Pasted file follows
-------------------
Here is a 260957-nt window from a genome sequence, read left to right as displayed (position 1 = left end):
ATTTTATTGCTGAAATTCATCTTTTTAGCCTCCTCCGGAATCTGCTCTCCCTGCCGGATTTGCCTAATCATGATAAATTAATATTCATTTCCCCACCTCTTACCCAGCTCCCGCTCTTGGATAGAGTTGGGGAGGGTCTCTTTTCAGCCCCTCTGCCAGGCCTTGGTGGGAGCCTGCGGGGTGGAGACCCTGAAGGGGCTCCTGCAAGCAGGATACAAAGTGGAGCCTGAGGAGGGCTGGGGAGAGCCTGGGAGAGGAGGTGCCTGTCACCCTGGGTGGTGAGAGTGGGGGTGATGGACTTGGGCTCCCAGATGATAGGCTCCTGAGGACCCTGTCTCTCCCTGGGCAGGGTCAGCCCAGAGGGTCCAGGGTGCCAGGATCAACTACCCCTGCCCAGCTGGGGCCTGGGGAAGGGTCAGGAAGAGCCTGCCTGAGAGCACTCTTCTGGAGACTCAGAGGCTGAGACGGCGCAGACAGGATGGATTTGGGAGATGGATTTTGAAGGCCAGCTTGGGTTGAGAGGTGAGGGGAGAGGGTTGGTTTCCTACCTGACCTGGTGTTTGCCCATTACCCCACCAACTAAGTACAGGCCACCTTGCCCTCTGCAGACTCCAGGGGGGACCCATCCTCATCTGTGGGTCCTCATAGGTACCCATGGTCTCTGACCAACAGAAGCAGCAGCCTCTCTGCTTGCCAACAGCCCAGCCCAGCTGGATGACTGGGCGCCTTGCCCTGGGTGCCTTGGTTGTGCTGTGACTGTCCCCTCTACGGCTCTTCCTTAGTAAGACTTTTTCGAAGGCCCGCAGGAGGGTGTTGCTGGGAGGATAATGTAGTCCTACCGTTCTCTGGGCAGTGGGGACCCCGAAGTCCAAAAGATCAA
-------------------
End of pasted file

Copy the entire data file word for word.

Here is a 260957-nt window from a genome sequence, read left to right as displayed (position 1 = left end):
ATTTTATTGCTGAAATTCATCTTTTTAGCCTCCTCCGGAATCTGCTCTCCCTGCCGGATTTGCCTAATCATGATAAATTAATATTCATTTCCCCACCTCTTACCCAGCTCCCGCTCTTGGATAGAGTTGGGGAGGGTCTCTTTTCAGCCCCTCTGCCAGGCCTTGGTGGGAGCCTGCGGGGTGGAGACCCTGAAGGGGCTCCTGCAAGCAGGATACAAAGTGGAGCCTGAGGAGGGCTGGGGAGAGCCTGGGAGAGGAGGTGCCTGTCACCCTGGGTGGTGAGAGTGGGGGTGATGGACTTGGGCTCCCAGATGATAGGCTCCTGAGGACCCTGTCTCTCCCTGGGCAGGGTCAGCCCAGAGGGTCCAGGGTGCCAGGATCAACTACCCCTGCCCAGCTGGGGCCTGGGGAAGGGTCAGGAAGAGCCTGCCTGAGAGCACTCTTCTGGAGACTCAGAGGCTGAGACGGCGCAGACAGGATGGATTTGGGAGATGGATTTTGAAGGCCAGCTTGGGTTGAGAGGTGAGGGGAGAGGGTTGGTTTCCTACCTGACCTGGTGTTTGCCCATTACCCCACCAACTAAGTACAGGCCACCTTGCCCTCTGCAGACTCCAGGGGGGACCCATCCTCATCTGTGGGTCCTCATAGGTACCCATGGTCTCTGACCAACAGAAGCAGCAGCCTCTCTGCTTGCCAACAGCCCAGCCCAGCTGGATGACTGGGCGCCTTGCCCTGGGTGCCTTGGTTGTGCTGTGACTGTCCCCTCTACGGCTCTTCCTTAGTAAGACTTTTTCGAAGGCCCGCAGGAGGGTGTTGCTGGGAGGATAATGTAGTCCTACCGTTCTCTGGGCAGTGGGGACCCCGAAGTCCAAAAGATCAA